luddite

Do You Fear Technology?

The Information Technology & Innovation Foundation (ITIF) recently launched nominations for their 2014 Luddite Awards. The Luddite Awards are designed to highlight programs and initiatives that inhibit society’s technological progress.

ITIF nominated ten organizations or people that have done the most to inhibit innovation in 2014. Based on a public vote, ITIF will announce the Worst Luddite of 2014 on February 5. So who are the nominees? Below is the list, and you can read a full description of them in a report by ITIF President, Robert Atkinson.

  • The National Rifle Association Opposes Smart Guns
  • The Vermont Legislature Passes Law Requiring GMO Food Labeling
  • Arizona, Michigan, New Jersey, and Texas Take Action to Prevent Tesla From Opening Stores to Sell Cars Directly to Consumers
  • The French Government Stops Amazon From Providing Free Shipping on Books
  • “Stop Smart Meters” Seeks To Stop Smart Innovation in Meters and Cars
  • Free Press Lobbies for Rules to Stop Innovation in Broadband Networks
  • New York State Cracks Down on Airbnb and its Hosts
  • Virginia and Nevada Take On Ride Sharing
  • The Media and Pundits Claiming That “Robots” Are Killing Jobs
  • The Electronic Frontier Foundation’s Opposition to Health IT

So what exactly does it mean to be a Luddite? The ITIF report announcing the nominees explores what Luddite does, and does not mean. ITIF explains that the term “Luddite,” comes from Englishman Ned Ludd. Ludd led a movement in the 19th Century to destroy mechanized looms, fearing that the Industrial Revolution was going to ruin society, and feared advances in technology.

“Ludditism is not, as many people assume, a term for someone who is a late adopter of technology or who isn’t proficient with the latest technological gadgets,” says the report. “Rather, a Luddite is someone who opposes technological change, seeking to hold back the introduction of new technologies into society, regardless of whether or not they use the technology.”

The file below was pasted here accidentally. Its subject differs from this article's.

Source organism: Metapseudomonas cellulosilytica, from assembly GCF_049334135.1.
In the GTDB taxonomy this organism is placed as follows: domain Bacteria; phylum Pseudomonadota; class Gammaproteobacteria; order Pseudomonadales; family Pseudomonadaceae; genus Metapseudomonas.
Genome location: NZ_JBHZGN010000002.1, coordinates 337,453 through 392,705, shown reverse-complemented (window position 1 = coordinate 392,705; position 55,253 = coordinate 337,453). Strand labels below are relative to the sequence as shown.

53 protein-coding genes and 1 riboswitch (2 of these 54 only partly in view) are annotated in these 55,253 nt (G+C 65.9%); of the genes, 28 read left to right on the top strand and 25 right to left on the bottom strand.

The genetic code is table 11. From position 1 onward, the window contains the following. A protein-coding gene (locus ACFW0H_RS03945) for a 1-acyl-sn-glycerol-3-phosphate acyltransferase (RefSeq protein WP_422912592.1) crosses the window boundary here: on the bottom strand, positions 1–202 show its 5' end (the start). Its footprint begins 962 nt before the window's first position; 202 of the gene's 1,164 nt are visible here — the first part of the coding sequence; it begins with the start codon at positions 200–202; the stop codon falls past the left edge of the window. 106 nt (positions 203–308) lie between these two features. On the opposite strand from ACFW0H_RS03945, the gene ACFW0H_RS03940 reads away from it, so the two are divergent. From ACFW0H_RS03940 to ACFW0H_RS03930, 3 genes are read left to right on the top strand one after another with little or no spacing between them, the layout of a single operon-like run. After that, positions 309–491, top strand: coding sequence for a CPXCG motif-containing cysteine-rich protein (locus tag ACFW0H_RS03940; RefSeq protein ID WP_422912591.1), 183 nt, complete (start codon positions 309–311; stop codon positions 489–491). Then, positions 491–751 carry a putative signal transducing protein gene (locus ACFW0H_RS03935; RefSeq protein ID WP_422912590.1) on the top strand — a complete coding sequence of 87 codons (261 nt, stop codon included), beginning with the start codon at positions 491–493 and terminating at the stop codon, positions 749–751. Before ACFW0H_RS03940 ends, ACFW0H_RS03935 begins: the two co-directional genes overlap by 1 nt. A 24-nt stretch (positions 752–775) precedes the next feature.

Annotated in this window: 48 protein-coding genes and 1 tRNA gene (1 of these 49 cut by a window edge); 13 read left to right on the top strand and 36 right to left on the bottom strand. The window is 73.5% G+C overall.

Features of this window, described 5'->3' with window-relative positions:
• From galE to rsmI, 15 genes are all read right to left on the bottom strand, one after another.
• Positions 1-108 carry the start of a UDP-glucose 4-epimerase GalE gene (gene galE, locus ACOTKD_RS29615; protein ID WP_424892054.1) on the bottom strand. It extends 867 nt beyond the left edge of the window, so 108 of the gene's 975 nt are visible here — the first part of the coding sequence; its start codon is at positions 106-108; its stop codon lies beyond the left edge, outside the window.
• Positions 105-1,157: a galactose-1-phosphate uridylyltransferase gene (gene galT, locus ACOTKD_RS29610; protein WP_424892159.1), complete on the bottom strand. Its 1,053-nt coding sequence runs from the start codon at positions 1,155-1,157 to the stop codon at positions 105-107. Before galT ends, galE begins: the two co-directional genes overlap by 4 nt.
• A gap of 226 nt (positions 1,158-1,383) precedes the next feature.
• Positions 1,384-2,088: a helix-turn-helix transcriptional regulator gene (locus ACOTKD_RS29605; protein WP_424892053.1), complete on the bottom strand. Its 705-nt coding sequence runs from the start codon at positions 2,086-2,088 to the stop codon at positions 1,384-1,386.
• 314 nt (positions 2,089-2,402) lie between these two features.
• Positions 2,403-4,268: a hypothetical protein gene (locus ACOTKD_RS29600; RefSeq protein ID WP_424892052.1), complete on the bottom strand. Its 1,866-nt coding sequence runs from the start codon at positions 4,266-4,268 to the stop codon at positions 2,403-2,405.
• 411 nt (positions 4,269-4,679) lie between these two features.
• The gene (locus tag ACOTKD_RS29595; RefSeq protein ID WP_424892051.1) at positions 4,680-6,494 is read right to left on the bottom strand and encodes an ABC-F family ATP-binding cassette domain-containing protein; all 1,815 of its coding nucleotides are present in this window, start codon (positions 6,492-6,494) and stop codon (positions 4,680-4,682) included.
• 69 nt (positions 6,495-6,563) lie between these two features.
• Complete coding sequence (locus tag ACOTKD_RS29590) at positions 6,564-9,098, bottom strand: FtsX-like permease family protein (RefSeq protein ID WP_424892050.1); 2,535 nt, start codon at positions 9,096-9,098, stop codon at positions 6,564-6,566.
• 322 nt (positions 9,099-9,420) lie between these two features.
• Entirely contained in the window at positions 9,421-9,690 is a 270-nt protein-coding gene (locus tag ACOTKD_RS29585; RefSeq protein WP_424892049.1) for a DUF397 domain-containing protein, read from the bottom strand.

In a modern context, the ITIF argues that Luddites no longer seek to destroy materials, but they are culprits of something else: bad ideas. “Neo-Luddites have worked to convince the public and policy makers alike that technological innovation is something to be thwarted,” says the report.

“Ludditism is growing and this is a problem not only because it reduces support for innovation, but because Luddites increasingly attempt to use the power of government to throw sand in the gears of progress or to stop government from supporting progress, slowing technological transformation of society,” said the ITIF report.

So who is going to be the top Luddite of 2014? Make sure to cast your vote, and don’t forget to check the results on February 5. And if you’re looking for some non-Luddites and innovators in government, be sure to take a look at our end of year report: 30 Innovations That Mattered in 2014.

Photo Credit: FlickR Creative Commons, Connor Turner.

 

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Profile Photo Junebfl

Thanks for the knowledge. As an advocate for integrating technology in learning environments, this is good information to know.

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